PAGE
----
The Trent Bridge Battery

Published: 1985
Pages: 208
Author: Haynes, Basil and Lucas, John
Publisher: Collins Willow
Rating: 4 stars

The Trent Bridge Battery

I have never been a fan of cricketing biographies covering more then one player. They become very muddled, and also usually give the majority of the story to the player achieving the most. Even biographies with two great players, such as the Waugh twins suffer from this problem.

So with this book covering four players from the same family spread over three generations; I left it sitting on the bookshelf for near on 23 years.

What a waste; I could have enjoyed this book several times over in those twenty plus years. Magnificently researched and intelligently written, it is what all cricket biographers should aim for.

The four players covered were:

William Gunn; a man who always stands out in team photographs from before the 19th century for sheer height, and even more famous for jointly creating the bat making firm of Gunn & Moore. A self made man he started poor and left a small fortune. It was surprising to find that no relatives of William are now involved in the firm. He also had the unique experience of playing and umpiring in the same Test match.

John Gunn; a nephew of William, but not as successful in business as his uncle, but a much better bowler – if not as elegant a batsman – and also a useful bat he played first class cricket for Nottinghamshire into his forties and then played for one of the most famous (and best) of all private teams that of Sir Julien Cahn, of who he made some ‘coin’. John Gunn in a letter explained how he bowled to Sir Julien in the nets:

I’d bowl very slowly to him. ‘you’re batting well this morning, Sir Julien,’ I’d say. ‘Do you think so, Gunn’? he’d reply. After a while, ‘Well Gunn, there’s five shillings on the wicket.’ More bowling. ‘My word, you are batting well, Sir Julien.’ Sir Julien by now mighty pleased with himself. ‘There’s a pound on the stumps, Gunn’. Next three balls, bang, bang, bang, clean bowled every time. ‘You must have lost your concentration Sir Julien,’ I’d say.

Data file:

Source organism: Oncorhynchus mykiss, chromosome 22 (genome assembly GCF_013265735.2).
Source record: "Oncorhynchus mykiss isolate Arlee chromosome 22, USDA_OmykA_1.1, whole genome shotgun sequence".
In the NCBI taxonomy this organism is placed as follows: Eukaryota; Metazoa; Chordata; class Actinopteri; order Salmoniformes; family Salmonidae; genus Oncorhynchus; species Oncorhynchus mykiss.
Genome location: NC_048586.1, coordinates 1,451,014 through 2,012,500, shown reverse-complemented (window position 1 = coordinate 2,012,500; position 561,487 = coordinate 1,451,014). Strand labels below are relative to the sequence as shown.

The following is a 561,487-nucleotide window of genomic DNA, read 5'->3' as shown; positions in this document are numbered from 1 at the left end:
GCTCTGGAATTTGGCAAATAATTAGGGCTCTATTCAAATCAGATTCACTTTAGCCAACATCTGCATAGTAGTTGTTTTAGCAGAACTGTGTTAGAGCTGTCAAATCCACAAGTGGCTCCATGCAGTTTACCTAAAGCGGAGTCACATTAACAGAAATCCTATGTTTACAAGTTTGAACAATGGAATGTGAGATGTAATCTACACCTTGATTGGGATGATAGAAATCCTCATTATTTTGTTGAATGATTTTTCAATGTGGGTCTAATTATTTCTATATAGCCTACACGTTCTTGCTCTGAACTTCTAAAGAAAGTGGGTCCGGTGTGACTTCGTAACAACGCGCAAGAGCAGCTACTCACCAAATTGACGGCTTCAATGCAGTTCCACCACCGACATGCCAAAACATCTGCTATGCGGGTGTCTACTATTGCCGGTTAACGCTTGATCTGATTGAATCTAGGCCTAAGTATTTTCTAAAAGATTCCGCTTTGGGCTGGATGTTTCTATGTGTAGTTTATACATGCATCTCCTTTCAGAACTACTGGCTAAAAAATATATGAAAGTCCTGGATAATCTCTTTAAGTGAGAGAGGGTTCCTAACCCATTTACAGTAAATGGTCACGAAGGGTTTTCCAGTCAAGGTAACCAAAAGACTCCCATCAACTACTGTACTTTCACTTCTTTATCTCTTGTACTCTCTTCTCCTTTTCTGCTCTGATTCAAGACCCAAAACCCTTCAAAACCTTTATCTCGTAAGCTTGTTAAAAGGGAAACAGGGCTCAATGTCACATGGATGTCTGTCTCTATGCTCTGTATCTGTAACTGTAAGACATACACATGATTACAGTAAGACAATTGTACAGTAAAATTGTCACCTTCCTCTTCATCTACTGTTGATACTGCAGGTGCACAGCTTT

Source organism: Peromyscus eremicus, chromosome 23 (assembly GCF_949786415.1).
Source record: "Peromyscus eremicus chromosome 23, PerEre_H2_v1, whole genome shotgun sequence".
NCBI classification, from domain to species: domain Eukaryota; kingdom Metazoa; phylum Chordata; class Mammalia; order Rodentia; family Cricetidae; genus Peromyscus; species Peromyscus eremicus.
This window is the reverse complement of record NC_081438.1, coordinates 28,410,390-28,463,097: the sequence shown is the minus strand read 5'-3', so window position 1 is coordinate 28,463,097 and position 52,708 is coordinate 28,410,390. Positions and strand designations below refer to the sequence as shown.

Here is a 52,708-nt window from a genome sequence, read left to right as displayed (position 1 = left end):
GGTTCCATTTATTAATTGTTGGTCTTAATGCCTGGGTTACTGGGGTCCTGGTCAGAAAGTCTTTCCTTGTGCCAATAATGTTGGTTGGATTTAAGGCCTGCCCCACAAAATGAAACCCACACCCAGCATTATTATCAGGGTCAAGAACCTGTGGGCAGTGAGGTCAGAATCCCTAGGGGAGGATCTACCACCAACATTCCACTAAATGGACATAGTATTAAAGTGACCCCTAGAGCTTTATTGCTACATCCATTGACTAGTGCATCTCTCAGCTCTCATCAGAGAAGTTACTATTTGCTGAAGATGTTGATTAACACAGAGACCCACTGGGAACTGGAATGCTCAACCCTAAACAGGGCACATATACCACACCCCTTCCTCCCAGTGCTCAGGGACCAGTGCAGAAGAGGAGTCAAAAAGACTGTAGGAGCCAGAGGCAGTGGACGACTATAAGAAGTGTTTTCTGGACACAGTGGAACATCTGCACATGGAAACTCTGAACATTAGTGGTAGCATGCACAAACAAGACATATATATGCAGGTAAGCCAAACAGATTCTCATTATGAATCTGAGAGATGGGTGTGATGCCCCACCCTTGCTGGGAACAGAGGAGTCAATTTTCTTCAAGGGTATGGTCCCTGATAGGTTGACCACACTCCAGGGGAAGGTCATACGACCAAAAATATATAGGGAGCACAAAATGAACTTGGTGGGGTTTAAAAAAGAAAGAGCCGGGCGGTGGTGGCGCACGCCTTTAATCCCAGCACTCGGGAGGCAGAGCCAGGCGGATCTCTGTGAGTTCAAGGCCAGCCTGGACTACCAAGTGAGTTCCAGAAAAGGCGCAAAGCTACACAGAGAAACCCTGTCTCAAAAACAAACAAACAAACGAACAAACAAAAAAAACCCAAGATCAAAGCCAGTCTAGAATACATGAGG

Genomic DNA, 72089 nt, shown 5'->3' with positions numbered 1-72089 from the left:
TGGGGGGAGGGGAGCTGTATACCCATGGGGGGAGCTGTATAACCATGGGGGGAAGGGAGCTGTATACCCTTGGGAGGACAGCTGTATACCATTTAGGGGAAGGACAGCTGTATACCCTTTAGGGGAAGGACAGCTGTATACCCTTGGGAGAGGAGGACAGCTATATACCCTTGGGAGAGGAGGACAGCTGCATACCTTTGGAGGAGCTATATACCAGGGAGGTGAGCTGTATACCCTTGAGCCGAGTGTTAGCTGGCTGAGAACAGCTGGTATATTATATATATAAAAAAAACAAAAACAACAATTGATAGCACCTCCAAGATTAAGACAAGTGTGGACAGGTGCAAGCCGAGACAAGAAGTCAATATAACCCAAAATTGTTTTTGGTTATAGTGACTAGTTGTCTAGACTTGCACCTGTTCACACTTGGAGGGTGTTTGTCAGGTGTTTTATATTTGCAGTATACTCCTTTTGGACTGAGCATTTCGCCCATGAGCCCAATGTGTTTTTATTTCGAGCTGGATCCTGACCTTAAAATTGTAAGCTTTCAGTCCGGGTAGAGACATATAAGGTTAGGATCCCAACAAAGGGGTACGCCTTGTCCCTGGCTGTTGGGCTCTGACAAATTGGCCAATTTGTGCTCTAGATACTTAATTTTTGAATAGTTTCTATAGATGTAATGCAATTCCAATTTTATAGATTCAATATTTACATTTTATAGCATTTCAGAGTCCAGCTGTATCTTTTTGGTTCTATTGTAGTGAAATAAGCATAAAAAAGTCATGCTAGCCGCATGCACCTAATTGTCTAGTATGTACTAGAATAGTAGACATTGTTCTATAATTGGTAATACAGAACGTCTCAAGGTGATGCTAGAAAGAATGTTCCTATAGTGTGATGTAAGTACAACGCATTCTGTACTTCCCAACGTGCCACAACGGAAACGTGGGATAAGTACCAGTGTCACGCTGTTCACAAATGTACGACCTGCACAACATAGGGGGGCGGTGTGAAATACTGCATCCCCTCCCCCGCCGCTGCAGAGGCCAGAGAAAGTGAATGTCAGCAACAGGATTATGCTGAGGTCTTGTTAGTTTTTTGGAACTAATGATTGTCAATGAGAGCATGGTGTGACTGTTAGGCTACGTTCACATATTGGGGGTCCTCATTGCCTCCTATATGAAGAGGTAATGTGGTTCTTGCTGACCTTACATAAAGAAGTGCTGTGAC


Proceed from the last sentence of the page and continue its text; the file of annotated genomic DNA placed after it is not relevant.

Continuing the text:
George Gunn; brother of John, he is considered one of the best players of speed bowling in the history of the game. His habit of walking down the pitch as even the fastest bowler was running in, is legendary. He also had a long career playing First Class and Test Cricket after the age of fifty. Walter Hammond wrote; ‘this prince of batsman’ and ‘Macartney, George Gunn and Don Bradman bracket for top places in my mind as the supreme batsmen of the 1919-39 era’.

George Vernon Gunn; the son of George Gunn, George Vernon was a solid county pro, but struggled to come to terms with the fact that he could not play like his father, and was often dismissed when trying to emulate the great George. He was the only one of the four who did not play Test cricket.

The authors had access to a lot of correspondence from all of the family, and also the unpublished memoirs of John Gunn, these writings really added flesh to the bones of these old cricketers, and made for a compelling read. Highly recommended.

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